With growth returning to Canada’s airports, can a more widespread economic recovery be far behind?
It’s generally accepted that airlines are a leading indicator of economic health. When things are going badly, the airlines cut back first; when they’re going well, people start flying in greater numbers.
It’s clear, then, that boom-times are coming back to Alberta.
Edmonton International Airport reported its latest passenger figures, Thursday, and the numbers show that growth is back.
Overall, more than 573,000 people passed through the terminal in March, making it the best month of March ever.
Another record was set in passengers travelling to and from the United States at 116,969. That is the best month of U.S. traffic ever recorded.
(There were 401,803 domestic and 54,474 international passengers in March.)
So far in 2012, 1,634,636 passengers have passed through the terminal, 5.7 per cent more than 2011.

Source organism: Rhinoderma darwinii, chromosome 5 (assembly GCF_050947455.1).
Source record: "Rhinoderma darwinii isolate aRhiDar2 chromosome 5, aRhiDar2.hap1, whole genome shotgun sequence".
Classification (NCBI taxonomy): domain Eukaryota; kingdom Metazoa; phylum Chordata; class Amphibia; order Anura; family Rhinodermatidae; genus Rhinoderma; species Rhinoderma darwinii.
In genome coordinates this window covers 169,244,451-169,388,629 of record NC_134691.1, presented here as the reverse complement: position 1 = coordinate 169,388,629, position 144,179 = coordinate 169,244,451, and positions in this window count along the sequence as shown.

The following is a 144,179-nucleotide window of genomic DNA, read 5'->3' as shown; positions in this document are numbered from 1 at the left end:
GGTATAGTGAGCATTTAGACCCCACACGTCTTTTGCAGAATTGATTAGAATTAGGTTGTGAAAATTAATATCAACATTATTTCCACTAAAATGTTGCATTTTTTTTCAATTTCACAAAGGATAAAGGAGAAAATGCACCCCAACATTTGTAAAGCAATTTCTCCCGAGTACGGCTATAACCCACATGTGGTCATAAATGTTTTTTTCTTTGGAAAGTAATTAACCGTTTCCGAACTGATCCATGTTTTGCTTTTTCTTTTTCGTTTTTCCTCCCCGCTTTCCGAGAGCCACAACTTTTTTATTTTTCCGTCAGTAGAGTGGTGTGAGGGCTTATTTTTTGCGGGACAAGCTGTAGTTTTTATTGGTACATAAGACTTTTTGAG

Other airports report passenger numbers at different times, but so far this year, the trend is repeated elsewhere. In February, Calgary International Airport reported that overall passenger numbers were 6.8 per cent ahead of last year.
And yet, it’s obvious the airlines are hesitant to go signing “Good times are here again!” Air Canada has been in labour disputes with pilots and behind-the-scenes workers. And though Westjet has announced a few new flights to Calgary and Vancouver, Edmonton has yet to see any major announcement.
Even American airlines are hesitant. While United recently launched a second daily flight between Edmonton and Houston, that’s it.
Evidently, growth does not mean new service or routes.